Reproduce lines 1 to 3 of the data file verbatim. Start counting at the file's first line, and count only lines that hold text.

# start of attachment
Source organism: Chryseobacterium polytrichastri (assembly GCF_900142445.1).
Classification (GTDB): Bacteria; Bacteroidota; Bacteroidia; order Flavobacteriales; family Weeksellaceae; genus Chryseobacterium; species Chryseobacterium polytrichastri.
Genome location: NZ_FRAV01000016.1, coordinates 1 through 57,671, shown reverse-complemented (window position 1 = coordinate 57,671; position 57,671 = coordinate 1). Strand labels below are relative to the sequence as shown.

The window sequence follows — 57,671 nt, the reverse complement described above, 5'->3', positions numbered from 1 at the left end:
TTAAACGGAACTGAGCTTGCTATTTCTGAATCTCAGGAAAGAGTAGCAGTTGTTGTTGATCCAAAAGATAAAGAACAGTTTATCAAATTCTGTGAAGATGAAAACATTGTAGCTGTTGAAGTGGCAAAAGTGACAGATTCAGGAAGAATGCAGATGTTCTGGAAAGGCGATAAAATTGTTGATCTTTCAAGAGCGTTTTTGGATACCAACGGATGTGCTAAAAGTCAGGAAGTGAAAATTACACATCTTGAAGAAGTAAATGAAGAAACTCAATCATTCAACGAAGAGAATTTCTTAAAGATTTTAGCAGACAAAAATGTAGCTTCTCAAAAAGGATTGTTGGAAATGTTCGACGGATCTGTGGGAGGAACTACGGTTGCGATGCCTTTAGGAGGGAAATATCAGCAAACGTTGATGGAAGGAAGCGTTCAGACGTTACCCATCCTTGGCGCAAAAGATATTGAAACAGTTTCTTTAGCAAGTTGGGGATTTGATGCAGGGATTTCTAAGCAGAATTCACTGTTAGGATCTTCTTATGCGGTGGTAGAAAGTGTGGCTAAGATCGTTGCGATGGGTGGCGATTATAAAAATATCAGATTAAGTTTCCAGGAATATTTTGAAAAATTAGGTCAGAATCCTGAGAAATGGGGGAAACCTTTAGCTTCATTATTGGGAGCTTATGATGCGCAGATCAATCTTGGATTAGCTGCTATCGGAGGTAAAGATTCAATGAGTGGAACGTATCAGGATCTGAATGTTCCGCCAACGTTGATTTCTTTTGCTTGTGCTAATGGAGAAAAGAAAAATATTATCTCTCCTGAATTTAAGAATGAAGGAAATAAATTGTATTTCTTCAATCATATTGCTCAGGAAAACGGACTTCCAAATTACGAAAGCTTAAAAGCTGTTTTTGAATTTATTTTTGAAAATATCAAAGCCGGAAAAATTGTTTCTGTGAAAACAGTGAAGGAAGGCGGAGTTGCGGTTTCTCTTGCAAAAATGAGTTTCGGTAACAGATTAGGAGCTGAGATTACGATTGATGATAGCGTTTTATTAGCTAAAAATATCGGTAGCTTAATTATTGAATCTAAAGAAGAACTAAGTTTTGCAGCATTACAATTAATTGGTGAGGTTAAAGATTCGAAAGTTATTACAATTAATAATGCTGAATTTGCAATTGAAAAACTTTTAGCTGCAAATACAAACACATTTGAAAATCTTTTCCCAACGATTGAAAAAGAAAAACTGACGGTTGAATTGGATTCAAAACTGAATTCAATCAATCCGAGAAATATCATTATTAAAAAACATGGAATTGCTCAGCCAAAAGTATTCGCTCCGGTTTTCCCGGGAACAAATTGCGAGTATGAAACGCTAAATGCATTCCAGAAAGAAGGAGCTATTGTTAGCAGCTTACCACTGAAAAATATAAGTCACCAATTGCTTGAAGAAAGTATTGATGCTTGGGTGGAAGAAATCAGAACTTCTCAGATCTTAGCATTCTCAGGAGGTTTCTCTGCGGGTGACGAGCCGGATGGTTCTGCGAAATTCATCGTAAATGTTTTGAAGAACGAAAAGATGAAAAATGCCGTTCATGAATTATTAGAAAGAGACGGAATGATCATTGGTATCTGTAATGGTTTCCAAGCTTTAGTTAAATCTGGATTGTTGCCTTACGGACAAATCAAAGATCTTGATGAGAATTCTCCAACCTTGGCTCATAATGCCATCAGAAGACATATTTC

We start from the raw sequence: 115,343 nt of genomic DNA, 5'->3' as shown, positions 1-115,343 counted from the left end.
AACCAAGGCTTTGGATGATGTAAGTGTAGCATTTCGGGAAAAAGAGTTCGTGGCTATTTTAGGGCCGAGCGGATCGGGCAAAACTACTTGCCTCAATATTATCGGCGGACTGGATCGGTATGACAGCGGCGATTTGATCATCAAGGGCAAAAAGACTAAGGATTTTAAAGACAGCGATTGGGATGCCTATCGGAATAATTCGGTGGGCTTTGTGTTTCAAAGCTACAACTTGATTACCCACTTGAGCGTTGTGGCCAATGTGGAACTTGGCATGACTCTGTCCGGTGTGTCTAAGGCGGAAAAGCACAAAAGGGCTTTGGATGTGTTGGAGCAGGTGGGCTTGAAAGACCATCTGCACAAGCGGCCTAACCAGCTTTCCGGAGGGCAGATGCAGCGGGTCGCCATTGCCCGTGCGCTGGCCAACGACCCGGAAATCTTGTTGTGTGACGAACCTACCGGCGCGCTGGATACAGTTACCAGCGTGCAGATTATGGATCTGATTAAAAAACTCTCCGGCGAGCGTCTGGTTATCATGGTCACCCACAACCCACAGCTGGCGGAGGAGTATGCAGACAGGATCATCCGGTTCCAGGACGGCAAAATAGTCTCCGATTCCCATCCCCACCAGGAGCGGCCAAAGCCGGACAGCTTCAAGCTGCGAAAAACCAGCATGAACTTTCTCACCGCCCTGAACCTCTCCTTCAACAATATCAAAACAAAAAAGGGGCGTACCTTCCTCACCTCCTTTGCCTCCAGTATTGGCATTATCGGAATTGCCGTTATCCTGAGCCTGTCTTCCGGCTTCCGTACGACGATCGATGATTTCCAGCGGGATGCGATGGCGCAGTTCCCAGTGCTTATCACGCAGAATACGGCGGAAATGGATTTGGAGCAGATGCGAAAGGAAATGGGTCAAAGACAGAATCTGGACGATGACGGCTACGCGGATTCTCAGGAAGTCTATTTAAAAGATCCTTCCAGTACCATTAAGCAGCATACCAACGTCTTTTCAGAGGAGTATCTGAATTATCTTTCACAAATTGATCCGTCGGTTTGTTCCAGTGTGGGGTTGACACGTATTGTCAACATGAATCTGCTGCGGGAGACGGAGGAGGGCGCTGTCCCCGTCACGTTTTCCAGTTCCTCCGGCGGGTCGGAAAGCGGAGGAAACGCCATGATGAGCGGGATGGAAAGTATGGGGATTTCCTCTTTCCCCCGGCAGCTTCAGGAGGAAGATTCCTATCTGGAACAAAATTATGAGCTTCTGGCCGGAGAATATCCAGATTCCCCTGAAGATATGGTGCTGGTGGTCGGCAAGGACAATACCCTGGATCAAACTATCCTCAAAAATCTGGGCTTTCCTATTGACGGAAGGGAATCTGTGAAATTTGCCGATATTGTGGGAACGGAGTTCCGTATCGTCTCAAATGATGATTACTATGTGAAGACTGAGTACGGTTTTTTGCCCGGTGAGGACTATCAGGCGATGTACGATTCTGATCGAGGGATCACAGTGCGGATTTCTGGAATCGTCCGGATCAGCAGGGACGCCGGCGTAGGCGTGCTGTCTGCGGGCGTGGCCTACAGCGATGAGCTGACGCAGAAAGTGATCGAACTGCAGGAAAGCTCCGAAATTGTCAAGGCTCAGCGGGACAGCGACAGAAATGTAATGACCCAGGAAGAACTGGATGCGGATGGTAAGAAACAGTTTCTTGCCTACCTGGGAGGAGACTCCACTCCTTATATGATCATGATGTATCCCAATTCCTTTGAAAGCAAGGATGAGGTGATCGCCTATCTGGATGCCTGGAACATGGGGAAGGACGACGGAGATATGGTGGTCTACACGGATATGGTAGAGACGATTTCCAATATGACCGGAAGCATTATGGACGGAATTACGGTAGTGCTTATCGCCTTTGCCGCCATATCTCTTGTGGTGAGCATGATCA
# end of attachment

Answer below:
Source organism: Chryseobacterium polytrichastri (assembly GCF_900142445.1).
Classification (GTDB): Bacteria; Bacteroidota; Bacteroidia; order Flavobacteriales; family Weeksellaceae; genus Chryseobacterium; species Chryseobacterium polytrichastri.
Genome location: NZ_FRAV01000016.1, coordinates 1 through 57,671, shown reverse-complemented (window position 1 = coordinate 57,671; position 57,671 = coordinate 1). Strand labels below are relative to the sequence as shown.